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Homework Help: Finding equation for rate of change of distance of spiraling electron

  1. Jan 13, 2014 #1
    1. The problem statement, all variables and given/known data
    (This problem concerns an electron orbiting a proton. Ultimately we are trying to find the time for a classical electron to spiral into the nucleus of an atom, which will lead us to a discussion of why classical mechanics gives way to quantum mechanics when discussing things on very small scales or very high speeds, etc.
    In this part of the problem, we're looking for an equation for the rate of change of the radius of the electron's orbit.)

    The total energy of the electron is E= (-1/2)(k/r),
    and it can be shown that when an electron accelerates it radiates energy at a rate
    dE/dt = -(2ka^2)/(3c^3)
    Assume the electron is always moving in a circular orbit but one whose radius r decreases as the electron loses energy. Find an equation for the rate of change dr/dt of the radius.

    2. Relevant equations
    F = k/r^2, the force on an electron from a proton. The force points toward the proton.
    I found the acceleration by setting F=ma, and came up with a = 230/r^2 m/s^2

    3. The attempt at a solution
    For finding dr/dt, I think I need to first find an equation for the radius of the electron, but I'm not sure if just rearranging the given equation for E is the right way to go about that.
    If that's correct, then I end up with r = (-1/2)(k/E).
    Differentiating, I end up with dr/dt = (-1/2)(k/(dE/dt)) = 3c^3/4a^2.

    I'm not totally sure if my approach is correct or not, and I think I might be neglecting a time dependence for k somehow. Any help you guys could offer is greatly appreciated!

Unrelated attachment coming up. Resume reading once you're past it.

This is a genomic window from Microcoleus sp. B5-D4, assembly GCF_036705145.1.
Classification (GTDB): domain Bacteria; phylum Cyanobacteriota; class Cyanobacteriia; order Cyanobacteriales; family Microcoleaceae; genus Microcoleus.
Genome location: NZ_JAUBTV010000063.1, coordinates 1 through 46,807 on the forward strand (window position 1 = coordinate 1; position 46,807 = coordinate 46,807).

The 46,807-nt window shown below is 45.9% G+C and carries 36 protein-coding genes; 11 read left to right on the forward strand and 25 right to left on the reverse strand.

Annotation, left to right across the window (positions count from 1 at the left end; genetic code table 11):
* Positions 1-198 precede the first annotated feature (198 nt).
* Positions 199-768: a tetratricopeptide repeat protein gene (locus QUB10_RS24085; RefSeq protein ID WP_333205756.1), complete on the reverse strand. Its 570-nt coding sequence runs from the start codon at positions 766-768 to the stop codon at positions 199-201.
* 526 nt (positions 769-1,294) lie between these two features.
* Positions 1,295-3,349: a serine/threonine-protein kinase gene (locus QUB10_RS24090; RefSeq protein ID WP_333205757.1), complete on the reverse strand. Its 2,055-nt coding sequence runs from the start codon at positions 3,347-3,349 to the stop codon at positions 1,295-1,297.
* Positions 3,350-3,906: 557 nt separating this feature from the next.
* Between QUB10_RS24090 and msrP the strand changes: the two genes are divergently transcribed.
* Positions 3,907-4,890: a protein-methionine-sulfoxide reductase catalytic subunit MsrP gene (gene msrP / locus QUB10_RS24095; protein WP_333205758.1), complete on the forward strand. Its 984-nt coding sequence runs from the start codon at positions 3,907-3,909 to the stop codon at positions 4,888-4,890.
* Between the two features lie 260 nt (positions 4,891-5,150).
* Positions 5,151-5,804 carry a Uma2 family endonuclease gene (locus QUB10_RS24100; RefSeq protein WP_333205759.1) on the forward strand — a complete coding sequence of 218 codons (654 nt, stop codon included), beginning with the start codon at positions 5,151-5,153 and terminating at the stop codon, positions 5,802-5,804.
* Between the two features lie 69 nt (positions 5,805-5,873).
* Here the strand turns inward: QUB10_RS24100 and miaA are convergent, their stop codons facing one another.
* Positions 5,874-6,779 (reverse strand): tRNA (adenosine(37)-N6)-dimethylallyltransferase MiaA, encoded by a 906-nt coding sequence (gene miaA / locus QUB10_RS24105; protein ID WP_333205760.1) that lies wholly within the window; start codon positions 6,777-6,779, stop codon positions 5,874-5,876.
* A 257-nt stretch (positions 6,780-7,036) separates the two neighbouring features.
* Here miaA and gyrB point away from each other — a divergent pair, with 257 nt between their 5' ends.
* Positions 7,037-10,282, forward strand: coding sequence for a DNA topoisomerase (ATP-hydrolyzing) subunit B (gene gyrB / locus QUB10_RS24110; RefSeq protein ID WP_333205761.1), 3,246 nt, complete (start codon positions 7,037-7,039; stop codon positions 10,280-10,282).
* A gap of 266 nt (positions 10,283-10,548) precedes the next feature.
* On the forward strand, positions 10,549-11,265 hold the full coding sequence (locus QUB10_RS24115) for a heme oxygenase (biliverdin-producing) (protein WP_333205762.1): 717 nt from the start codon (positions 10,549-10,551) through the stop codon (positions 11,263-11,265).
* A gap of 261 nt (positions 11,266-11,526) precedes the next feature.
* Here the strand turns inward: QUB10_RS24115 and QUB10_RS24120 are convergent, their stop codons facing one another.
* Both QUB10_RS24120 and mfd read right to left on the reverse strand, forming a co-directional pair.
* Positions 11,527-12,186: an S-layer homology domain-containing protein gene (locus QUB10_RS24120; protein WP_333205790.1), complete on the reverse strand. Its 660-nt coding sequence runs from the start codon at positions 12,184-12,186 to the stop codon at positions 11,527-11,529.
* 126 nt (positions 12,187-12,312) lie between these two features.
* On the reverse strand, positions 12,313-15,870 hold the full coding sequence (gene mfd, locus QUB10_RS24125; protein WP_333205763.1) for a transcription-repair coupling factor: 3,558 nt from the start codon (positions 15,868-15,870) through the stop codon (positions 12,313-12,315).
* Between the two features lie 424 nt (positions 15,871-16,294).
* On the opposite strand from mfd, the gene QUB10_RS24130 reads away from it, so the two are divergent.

2. jcsd
  3. Jan 13, 2014 #2
    Are you sure about your equations ?
  4. Jan 13, 2014 #3


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    The result looks dimensionally wrong (LT instead of L/T). I get a different expression. Please post your working.
  5. Jan 13, 2014 #4
    Thanks for the quick response!
    The first two given equations I'm sure about, and I've made sure I typed them correctly.

    As for my differentiation, I rearranged the expression for E and got r = (-1/2)(k/E).
    Differentiating both sides, I get dr/dt = (-1/2)(k/ (dE/dt)). [This is the bit I suspect could be wrong; this seems overly simple...]
    Then I plug in dE/dt, and get dr/dt = (-1/2)(k/ (-3c^3/2ka^2)), and simplify.
  6. Jan 13, 2014 #5


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    Yes, that's wrong. What is (d/dt)(1/E)? It isn't 1/(dE/dt).
    1/E = E
    ; apply the chain rule.
  7. Jan 21, 2014 #6
    I understand that I should use the chain rule, my mistake; I'm not sure I understand what you've got in the spoiler tags. This class is more for philosophy students who want to understand quantum mechanics, so I wasn't expecting it to be so heavy on the calculus right off the bat . . .

    If I call u = 1/E, then du = -1/E^2dt, I think. I'm not sure how to factor in the dE/dt that I've been given with that result. Am I still totally off?
  8. Feb 9, 2014 #7
    Anyone out there that can help me understand this a bit better? I'm still not really sure how to substitute my given expression for dE/dt into the dr/dt that I solved for ...

    Thanks in advance for any help you guys can offer!
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